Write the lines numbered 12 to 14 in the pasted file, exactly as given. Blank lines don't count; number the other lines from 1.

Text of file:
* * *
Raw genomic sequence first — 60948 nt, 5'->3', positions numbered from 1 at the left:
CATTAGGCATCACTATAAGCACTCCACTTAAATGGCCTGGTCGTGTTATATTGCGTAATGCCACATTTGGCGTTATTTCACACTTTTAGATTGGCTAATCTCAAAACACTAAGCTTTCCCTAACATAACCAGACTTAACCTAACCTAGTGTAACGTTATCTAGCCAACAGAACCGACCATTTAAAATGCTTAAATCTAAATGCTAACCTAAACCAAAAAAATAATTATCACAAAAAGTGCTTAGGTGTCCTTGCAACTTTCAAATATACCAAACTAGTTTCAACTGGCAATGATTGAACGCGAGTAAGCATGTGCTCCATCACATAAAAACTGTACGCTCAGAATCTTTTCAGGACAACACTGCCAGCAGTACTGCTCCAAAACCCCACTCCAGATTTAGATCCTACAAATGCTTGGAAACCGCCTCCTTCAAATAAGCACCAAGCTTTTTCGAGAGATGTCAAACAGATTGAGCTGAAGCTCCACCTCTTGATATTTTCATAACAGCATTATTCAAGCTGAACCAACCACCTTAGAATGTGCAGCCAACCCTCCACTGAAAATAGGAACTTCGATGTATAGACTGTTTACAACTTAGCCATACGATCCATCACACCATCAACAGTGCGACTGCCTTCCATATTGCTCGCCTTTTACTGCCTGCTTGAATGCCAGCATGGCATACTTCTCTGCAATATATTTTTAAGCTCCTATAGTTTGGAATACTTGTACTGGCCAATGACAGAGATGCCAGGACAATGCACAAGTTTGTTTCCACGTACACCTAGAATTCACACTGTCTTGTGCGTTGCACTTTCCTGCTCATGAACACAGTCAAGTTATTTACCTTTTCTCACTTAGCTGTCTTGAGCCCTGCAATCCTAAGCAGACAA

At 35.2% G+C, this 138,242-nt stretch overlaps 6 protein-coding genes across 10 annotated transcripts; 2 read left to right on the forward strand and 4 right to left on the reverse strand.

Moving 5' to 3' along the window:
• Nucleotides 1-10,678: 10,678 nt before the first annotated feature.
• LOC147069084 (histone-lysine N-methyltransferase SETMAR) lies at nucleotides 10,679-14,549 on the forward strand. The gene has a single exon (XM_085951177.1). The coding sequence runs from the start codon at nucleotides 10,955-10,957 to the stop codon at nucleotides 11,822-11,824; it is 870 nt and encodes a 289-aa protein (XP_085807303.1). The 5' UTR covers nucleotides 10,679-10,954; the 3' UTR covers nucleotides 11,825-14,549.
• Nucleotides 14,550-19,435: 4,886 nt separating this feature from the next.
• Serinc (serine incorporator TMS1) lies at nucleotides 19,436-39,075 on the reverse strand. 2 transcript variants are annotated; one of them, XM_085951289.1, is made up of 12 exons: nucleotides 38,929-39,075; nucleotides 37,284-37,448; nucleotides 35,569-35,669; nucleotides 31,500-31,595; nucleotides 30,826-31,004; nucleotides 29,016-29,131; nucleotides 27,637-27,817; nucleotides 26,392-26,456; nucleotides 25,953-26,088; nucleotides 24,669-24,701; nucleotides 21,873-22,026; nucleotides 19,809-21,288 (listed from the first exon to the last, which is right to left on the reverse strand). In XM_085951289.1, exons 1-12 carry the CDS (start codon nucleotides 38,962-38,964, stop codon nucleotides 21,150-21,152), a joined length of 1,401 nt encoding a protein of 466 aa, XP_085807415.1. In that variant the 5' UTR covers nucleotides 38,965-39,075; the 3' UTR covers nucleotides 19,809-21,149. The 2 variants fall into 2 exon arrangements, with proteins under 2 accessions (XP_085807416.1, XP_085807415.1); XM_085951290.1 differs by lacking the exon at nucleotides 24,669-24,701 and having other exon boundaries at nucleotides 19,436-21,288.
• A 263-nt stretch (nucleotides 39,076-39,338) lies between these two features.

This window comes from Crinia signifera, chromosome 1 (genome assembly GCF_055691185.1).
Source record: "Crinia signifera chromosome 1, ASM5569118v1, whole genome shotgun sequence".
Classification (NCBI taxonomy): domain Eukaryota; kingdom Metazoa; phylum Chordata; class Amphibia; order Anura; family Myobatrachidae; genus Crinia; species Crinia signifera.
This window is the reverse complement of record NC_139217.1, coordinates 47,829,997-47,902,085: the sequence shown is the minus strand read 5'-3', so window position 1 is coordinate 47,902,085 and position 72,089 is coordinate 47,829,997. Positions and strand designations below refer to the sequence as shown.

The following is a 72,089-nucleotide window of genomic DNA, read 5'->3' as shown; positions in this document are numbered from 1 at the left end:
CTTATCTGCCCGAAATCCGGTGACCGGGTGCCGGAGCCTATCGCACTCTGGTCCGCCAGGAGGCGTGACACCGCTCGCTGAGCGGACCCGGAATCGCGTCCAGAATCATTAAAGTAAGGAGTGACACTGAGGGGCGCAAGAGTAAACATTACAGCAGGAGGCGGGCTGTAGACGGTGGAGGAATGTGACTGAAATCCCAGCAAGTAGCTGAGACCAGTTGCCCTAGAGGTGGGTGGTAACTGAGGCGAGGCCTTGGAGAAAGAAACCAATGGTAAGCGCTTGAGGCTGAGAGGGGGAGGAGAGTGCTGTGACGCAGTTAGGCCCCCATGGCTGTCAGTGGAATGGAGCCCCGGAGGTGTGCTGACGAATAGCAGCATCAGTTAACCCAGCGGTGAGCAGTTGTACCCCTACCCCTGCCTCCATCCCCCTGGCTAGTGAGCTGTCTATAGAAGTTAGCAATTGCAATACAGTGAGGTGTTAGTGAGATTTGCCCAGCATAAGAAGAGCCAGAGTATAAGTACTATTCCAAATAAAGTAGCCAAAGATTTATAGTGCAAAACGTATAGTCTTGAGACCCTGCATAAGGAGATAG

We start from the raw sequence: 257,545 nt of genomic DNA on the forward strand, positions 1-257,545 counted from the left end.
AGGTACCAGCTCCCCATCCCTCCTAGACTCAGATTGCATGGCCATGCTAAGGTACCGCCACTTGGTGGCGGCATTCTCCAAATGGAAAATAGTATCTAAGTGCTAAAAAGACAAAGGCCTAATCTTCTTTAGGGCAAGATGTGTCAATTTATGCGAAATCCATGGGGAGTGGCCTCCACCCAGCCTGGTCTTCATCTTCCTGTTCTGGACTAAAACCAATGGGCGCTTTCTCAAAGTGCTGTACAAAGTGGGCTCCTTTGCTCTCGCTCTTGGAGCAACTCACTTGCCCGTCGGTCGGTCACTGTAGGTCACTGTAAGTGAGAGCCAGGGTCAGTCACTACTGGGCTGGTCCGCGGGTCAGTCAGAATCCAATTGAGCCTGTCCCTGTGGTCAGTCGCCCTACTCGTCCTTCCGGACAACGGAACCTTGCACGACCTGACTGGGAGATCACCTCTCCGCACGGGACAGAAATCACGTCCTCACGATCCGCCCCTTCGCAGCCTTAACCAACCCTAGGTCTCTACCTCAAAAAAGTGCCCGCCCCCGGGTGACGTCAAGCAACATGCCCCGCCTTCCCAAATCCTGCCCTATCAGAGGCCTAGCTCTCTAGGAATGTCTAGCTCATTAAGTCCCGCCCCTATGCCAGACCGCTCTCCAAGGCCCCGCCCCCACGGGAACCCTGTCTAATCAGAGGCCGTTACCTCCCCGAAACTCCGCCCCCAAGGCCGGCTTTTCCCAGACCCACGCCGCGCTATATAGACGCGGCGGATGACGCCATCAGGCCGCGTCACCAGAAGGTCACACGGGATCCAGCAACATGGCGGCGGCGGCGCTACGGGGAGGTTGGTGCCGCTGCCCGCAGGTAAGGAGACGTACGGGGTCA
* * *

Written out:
Classification (NCBI taxonomy): domain Eukaryota; kingdom Metazoa; phylum Chordata; class Amphibia; order Anura; family Myobatrachidae; genus Crinia; species Crinia signifera.
This window is the reverse complement of record NC_139217.1, coordinates 47,829,997-47,902,085: the sequence shown is the minus strand read 5'-3', so window position 1 is coordinate 47,902,085 and position 72,089 is coordinate 47,829,997. Positions and strand designations below refer to the sequence as shown.

The following is a 72,089-nucleotide window of genomic DNA, read 5'->3' as shown; positions in this document are numbered from 1 at the left end: